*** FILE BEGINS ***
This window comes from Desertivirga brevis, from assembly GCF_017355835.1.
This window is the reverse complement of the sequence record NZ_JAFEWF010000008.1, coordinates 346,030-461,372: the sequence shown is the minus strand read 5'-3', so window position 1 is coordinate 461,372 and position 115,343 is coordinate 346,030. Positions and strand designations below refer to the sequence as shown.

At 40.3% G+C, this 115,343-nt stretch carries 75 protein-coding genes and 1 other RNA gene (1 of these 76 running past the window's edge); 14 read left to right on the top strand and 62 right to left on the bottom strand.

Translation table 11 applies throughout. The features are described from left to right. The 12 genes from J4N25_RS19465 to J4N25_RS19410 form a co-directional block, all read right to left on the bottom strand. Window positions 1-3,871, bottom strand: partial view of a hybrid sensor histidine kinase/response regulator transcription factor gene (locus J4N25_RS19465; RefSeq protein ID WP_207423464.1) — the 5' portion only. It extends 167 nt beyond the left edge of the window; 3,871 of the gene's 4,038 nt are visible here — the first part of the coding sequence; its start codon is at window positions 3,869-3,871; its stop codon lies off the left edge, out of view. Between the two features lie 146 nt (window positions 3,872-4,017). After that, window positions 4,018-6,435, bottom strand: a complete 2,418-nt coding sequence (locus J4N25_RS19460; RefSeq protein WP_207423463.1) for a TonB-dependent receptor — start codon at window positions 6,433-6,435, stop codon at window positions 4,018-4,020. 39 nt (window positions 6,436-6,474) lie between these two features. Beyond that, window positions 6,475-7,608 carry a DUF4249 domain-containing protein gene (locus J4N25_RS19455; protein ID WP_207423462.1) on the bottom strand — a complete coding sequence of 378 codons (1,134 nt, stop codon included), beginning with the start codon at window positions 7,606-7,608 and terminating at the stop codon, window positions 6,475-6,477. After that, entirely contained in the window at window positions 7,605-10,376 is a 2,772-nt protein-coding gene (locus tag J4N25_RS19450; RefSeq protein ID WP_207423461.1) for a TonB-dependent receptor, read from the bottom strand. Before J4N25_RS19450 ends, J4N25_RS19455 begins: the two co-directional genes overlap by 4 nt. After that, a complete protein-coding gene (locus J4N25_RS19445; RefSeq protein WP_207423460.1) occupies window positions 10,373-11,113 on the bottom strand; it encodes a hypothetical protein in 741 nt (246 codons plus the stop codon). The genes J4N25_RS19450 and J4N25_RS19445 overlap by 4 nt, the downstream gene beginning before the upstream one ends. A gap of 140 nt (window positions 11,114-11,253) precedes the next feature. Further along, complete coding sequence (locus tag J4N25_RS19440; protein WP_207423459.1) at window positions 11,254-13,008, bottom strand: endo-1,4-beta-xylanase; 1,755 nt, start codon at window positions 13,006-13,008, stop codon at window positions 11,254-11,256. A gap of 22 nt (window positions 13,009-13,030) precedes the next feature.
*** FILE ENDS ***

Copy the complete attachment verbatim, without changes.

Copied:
This window comes from Desertivirga brevis, from assembly GCF_017355835.1.
This window is the reverse complement of the sequence record NZ_JAFEWF010000008.1, coordinates 346,030-461,372: the sequence shown is the minus strand read 5'-3', so window position 1 is coordinate 461,372 and position 115,343 is coordinate 346,030. Positions and strand designations below refer to the sequence as shown.

At 40.3% G+C, this 115,343-nt stretch carries 75 protein-coding genes and 1 other RNA gene (1 of these 76 running past the window's edge); 14 read left to right on the top strand and 62 right to left on the bottom strand.

Translation table 11 applies throughout. The features are described from left to right. The 12 genes from J4N25_RS19465 to J4N25_RS19410 form a co-directional block, all read right to left on the bottom strand. Window positions 1-3,871, bottom strand: partial view of a hybrid sensor histidine kinase/response regulator transcription factor gene (locus J4N25_RS19465; RefSeq protein ID WP_207423464.1) — the 5' portion only. It extends 167 nt beyond the left edge of the window; 3,871 of the gene's 4,038 nt are visible here — the first part of the coding sequence; its start codon is at window positions 3,869-3,871; its stop codon lies off the left edge, out of view. Between the two features lie 146 nt (window positions 3,872-4,017). After that, window positions 4,018-6,435, bottom strand: a complete 2,418-nt coding sequence (locus J4N25_RS19460; RefSeq protein WP_207423463.1) for a TonB-dependent receptor — start codon at window positions 6,433-6,435, stop codon at window positions 4,018-4,020. 39 nt (window positions 6,436-6,474) lie between these two features. Beyond that, window positions 6,475-7,608 carry a DUF4249 domain-containing protein gene (locus J4N25_RS19455; protein ID WP_207423462.1) on the bottom strand — a complete coding sequence of 378 codons (1,134 nt, stop codon included), beginning with the start codon at window positions 7,606-7,608 and terminating at the stop codon, window positions 6,475-6,477. After that, entirely contained in the window at window positions 7,605-10,376 is a 2,772-nt protein-coding gene (locus tag J4N25_RS19450; RefSeq protein ID WP_207423461.1) for a TonB-dependent receptor, read from the bottom strand. Before J4N25_RS19450 ends, J4N25_RS19455 begins: the two co-directional genes overlap by 4 nt. After that, a complete protein-coding gene (locus J4N25_RS19445; RefSeq protein WP_207423460.1) occupies window positions 10,373-11,113 on the bottom strand; it encodes a hypothetical protein in 741 nt (246 codons plus the stop codon). The genes J4N25_RS19450 and J4N25_RS19445 overlap by 4 nt, the downstream gene beginning before the upstream one ends. A gap of 140 nt (window positions 11,114-11,253) precedes the next feature. Further along, complete coding sequence (locus tag J4N25_RS19440; protein WP_207423459.1) at window positions 11,254-13,008, bottom strand: endo-1,4-beta-xylanase; 1,755 nt, start codon at window positions 13,006-13,008, stop codon at window positions 11,254-11,256. A gap of 22 nt (window positions 13,009-13,030) precedes the next feature.